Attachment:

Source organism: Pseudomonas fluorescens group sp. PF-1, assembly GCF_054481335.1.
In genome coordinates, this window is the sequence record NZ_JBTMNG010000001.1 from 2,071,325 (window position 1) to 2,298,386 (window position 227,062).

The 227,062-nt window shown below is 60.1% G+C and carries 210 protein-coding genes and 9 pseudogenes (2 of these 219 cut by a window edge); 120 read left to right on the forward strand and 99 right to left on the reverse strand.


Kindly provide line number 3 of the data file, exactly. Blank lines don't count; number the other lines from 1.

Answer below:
The 227,062-nt window shown below is 60.1% G+C and carries 210 protein-coding genes and 9 pseudogenes (2 of these 219 cut by a window edge); 120 read left to right on the forward strand and 99 right to left on the reverse strand.